I desperately wanted to make it work this summer and be a Premier League manager again but, sadly, it wasn’t to be. Nevertheless, I’ve left Hull City with some fantastic memories that I’ll always cherish, including just eight weeks ago in the Championship play-off final at Wembley.

Class from the longtime boss, and we imagine he’ll have a job very soon if he wants it.

Report: Everton to activate release clause of Stoke’s Arnautovic

LIVERPOOL, ENGLAND - DECEMBER 28: Marko Arnautovic (1st L) of Stoke City competes for the ball against Seamus Coleman (2nd L) and Gareth Barry (1st Rof Everton during the Barclays Premier League match between Everton and Stoke City at Goodison Park on December 28, 2015 in Liverpool, England.  (Photo by Dave Thompson/Getty Images)
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Everton is going to activate Marko Arnautovic‘s $16 million release clause to bring the Stoke City striker to Goodison Park, according to a report out of Austria.

Stoke had been trying to sign Arnautovic to a contract extension, but the player was reportedly prepared to play out the final year of his deal.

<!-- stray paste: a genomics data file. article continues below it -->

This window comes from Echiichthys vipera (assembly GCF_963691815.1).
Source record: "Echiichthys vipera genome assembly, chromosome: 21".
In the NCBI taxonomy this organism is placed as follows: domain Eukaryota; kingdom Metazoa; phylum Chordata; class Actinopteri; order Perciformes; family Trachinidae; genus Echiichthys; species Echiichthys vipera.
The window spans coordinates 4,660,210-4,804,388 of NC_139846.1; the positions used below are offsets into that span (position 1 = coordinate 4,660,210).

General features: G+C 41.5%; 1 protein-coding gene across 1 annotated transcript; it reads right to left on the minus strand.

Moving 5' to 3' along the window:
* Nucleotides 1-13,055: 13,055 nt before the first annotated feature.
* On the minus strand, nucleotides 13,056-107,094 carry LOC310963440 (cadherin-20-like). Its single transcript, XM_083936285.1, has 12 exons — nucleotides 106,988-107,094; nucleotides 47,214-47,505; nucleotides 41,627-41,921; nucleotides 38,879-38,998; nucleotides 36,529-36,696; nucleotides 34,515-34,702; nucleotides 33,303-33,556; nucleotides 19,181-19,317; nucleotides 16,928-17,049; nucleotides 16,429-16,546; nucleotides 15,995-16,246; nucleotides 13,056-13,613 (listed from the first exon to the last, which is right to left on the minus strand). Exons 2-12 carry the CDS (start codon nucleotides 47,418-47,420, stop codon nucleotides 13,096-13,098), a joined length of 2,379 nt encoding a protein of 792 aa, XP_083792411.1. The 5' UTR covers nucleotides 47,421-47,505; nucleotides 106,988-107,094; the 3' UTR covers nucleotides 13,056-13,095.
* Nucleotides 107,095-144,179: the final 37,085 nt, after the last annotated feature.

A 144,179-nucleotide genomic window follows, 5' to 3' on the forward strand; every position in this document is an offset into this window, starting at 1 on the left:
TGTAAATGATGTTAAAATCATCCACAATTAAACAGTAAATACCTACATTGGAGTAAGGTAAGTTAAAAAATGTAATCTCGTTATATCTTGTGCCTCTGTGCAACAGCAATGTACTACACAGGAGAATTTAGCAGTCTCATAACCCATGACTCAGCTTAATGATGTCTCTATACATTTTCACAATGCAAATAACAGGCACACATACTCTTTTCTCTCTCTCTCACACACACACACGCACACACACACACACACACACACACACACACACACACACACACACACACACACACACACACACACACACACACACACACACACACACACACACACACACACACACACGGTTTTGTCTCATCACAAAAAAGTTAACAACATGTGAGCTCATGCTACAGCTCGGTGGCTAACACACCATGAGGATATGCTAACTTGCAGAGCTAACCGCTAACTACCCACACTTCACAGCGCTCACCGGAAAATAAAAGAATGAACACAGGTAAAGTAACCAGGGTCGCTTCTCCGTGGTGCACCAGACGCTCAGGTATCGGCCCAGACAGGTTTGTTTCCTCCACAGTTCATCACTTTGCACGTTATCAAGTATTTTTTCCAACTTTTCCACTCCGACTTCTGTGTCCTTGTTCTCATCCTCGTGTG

[ MORE: Who wins the League of Hate? ]

The huge 27-year-old Austrian has been with Stoke since 2013, and broke through with 11 Premier League goals last season.

Arnautovic would give Everton support behind Romelu Lukaku, and insurance in case the Toffees do wind up selling their Belgian striker. Everton also has Arouna Kone as a potential target forward, but Oumar Niasse is expecting to leave after less than a year at Goodison Park.

Chelsea wins the League… of Hate; Bournemouth, Leicester not hated

SOUTHAMPTON, ENGLAND - FEBRUARY 27:  Diego Costa of Chelsea celebrates his team's second goal during the Barclays Premier League match between Southampton and Chelsea at St Mary's Stadium on February 27, 2016 in Southampton, England.  (Photo by Clive Rose/Getty Images)
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A family of English newspapers conducted its annual survey of which teams are the most hated in the Premier League, and there’s a new champion.

Manchester United has dropped to second in the table to Chelsea in what the Manchester Evening News called the “League of Hate”.

[ MORE: Rooney’s England position not set ]

According to the MEN, 10,000 fans were quizzed on their love and hate:

A national survey asked fans of each top flight club which sides they hate, and which they love, and the west London club came out as the most disliked club overall.

United, who won the dubious accolade last year, have been revealed to be the next most reviled side.

It’s no surprise that the league’s more successful sides sit atop the table while newer PL clubs like Bournemouth and Burnley are not reviled. That said, Leicester’s dream story has them 19th. How much more success do they need to have before shooting up the hate table?

Here’s the Top Five, and all results:

1) Chelsea
2) Manchester United
3) Liverpool
4) Manchester City
5) Arsenal